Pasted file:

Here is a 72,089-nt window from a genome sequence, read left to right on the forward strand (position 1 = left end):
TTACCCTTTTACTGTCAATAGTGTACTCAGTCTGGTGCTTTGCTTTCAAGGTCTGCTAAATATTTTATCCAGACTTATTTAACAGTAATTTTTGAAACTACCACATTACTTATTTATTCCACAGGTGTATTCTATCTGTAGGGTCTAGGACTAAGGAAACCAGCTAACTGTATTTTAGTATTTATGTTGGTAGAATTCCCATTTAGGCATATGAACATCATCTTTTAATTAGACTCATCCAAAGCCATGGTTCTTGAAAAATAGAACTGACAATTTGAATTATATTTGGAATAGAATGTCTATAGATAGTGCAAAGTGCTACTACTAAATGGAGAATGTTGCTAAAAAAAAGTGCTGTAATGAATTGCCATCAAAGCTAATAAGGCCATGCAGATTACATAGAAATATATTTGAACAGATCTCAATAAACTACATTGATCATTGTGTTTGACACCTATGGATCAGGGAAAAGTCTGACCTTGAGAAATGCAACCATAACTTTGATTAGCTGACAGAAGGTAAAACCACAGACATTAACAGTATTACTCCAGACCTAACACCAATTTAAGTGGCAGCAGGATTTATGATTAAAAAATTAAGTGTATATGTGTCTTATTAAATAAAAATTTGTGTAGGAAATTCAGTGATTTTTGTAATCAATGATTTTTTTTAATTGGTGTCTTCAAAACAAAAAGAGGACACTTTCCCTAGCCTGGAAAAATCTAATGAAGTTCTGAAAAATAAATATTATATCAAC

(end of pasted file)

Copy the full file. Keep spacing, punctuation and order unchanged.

Here is a 72,089-nt window from a genome sequence, read left to right on the forward strand (position 1 = left end):
TTACCCTTTTACTGTCAATAGTGTACTCAGTCTGGTGCTTTGCTTTCAAGGTCTGCTAAATATTTTATCCAGACTTATTTAACAGTAATTTTTGAAACTACCACATTACTTATTTATTCCACAGGTGTATTCTATCTGTAGGGTCTAGGACTAAGGAAACCAGCTAACTGTATTTTAGTATTTATGTTGGTAGAATTCCCATTTAGGCATATGAACATCATCTTTTAATTAGACTCATCCAAAGCCATGGTTCTTGAAAAATAGAACTGACAATTTGAATTATATTTGGAATAGAATGTCTATAGATAGTGCAAAGTGCTACTACTAAATGGAGAATGTTGCTAAAAAAAAGTGCTGTAATGAATTGCCATCAAAGCTAATAAGGCCATGCAGATTACATAGAAATATATTTGAACAGATCTCAATAAACTACATTGATCATTGTGTTTGACACCTATGGATCAGGGAAAAGTCTGACCTTGAGAAATGCAACCATAACTTTGATTAGCTGACAGAAGGTAAAACCACAGACATTAACAGTATTACTCCAGACCTAACACCAATTTAAGTGGCAGCAGGATTTATGATTAAAAAATTAAGTGTATATGTGTCTTATTAAATAAAAATTTGTGTAGGAAATTCAGTGATTTTTGTAATCAATGATTTTTTTTAATTGGTGTCTTCAAAACAAAAAGAGGACACTTTCCCTAGCCTGGAAAAATCTAATGAAGTTCTGAAAAATAAATATTATATCAAC